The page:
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Options For Low Income Dental Insurance In Texas

Good dental health begins with regular brushing and flossing, but regular visits to the dentist are just as important to your health as good eating, regular exercise, and routine preventative care. It is estimated that for every dollar spent on preventative dental care that $50 is saved on more expensive procedures to fix more serious dental issues that develop[1].
Dental insurance focuses on prevention and routine check-ups and cleanings are usually fully paid for by the insurance plan. A survey by Delta Dental found that “families with dental insurance are almost twice as likely to get preventative care as those without it”[2]. Untreated preventable oral diseases result in more than 2 million emergency room visits a year in America.[3]
Knowing where to find low-cost dental care is essential for the long-term health of your family.

Medicaid Insurance Options

Texas offers several programs that provide dental coverage. Texas Health Steps (Medicaid) and the Children’s Health Insurance Program (CHIP) provide dental services to most children and young adults aged 20 and younger who qualify. Low-income pregnant women may also be eligible for Medicaid health benefits for up to 2 months after the birth of the baby which can help pregnant women who can be at high risk for health problems during their pregnancy. The programs provide individuals with a managed care dental plan through a company such as DentaQuest[4] or UnitedHealthcare Dental[5].
Texas also offers a problem called Title V which is available for low-income women and children who are not eligible for Medicaid or CHIP. This program covers children and young adults age 21 and younger, and pregnant women up to 3 months after they give birth.

Low-Cost Providers

If you are paying for dental care out of pocket (without insurance) there are some types of providers who offer care for free or at much lower costs.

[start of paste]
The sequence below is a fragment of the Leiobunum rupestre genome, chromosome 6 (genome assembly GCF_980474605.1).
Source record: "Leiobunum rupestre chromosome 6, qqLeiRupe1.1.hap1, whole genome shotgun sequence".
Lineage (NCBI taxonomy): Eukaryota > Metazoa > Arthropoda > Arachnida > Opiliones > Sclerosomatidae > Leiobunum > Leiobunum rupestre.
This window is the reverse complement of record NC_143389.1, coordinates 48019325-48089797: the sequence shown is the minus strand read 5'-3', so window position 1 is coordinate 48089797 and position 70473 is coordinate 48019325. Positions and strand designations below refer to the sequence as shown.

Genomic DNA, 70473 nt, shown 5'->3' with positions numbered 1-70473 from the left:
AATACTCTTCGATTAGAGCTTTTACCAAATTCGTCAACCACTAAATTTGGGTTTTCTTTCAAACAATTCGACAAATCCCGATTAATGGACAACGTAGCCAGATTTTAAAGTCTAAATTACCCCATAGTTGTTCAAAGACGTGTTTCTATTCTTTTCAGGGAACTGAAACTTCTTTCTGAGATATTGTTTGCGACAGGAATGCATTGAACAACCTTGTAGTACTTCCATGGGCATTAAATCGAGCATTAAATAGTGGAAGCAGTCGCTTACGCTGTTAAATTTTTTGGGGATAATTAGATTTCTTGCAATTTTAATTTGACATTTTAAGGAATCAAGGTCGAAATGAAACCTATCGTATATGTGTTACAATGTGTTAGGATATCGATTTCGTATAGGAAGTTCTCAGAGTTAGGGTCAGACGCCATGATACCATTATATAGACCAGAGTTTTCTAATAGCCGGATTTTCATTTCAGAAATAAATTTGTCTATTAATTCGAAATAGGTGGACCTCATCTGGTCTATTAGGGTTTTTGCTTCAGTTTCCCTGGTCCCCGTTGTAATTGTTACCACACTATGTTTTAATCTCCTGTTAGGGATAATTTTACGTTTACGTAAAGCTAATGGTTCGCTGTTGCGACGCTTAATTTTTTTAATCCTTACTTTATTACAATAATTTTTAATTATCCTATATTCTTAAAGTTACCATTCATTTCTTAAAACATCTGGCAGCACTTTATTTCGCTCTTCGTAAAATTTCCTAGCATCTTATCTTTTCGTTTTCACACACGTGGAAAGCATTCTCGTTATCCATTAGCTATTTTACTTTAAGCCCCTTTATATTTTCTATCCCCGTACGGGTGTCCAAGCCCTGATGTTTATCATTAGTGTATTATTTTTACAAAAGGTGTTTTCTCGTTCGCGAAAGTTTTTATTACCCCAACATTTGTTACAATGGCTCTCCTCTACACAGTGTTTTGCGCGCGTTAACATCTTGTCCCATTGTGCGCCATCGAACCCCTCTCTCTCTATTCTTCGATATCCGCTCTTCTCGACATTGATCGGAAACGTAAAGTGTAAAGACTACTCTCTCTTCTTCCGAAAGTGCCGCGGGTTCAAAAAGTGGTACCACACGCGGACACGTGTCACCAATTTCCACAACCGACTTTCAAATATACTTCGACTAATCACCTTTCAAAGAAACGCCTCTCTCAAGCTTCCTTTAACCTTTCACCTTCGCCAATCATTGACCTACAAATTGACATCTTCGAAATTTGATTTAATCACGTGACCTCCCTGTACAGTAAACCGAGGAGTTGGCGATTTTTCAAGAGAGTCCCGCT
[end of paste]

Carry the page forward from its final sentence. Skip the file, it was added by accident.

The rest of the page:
Texas also has many Federally Qualified Health Centers (FQHCs). These are also called community health centers and are care facilities that receive grants from the government to provide comprehensive health services to underserved communities, including uninsured individuals, for free or at a significantly reduced cost. Some FQHCs even offer dental services.
Finally, most schools and universities that offer dental hygienist/doctor of dentistry programs have a dental clinic on campus that accepts public patients. These clinics are used to train students who are attaining their licenses and are supervised by licensed faculty. There can be varying arrays of available services, costs, and wait times for these programs, however, can be a much lower cost option than visiting a more traditional dental care facility.

Other Insurance Options

Many individuals can get dental insurance at a reduced cost through their employer’s health insurance plan. Your employer may even offer two or more different plans with different coverage options – the cheapest option may just cover preventative benefits, while more expensive options would provide coverage for more advanced procedures.
It is common for plans to follow a 100-80-50 coverage structure, meaning the plan pays 100% for preventative care, 80% for basic procedures, and 50% for major procedures. Common basic dental procedures include fillings, crowns, and non-routine x-rays, while common major dental procedures include implants, dentures, and bridgework. Orthodontic treatment may be included as a major dental procedure or covered separately.
Plans with more coverage will generally cost more than plans with more limited coverage, but this can be money well spent if you know you will access the plan’s benefits.
If you do not have a dental insurance plan available from your employer, you can purchase dental insurance either as an add-on to your health insurance or as a stand-alone plan. These plans work similarly to employer-provided plans, though can be more expensive because health insurers include significant “selection risk” surcharges in stand-alone plans.
Stand-alone plans can also have certain coverage duration requirements before providing benefits. For example, you may need to be enrolled in the plan continuously for 12 months before you are eligible for coverage of major procedures. Alternatively, plans may provide very minimal benefits initially and increase the coverage as you satisfy the plan’s duration requirements.

Conclusion

Dental insurance is an important component of good dental health, and good dental health is itself important for the health of your whole body. Understanding which coverage and provider options are available to you is an important step toward achieving your healthy lifestyle goals.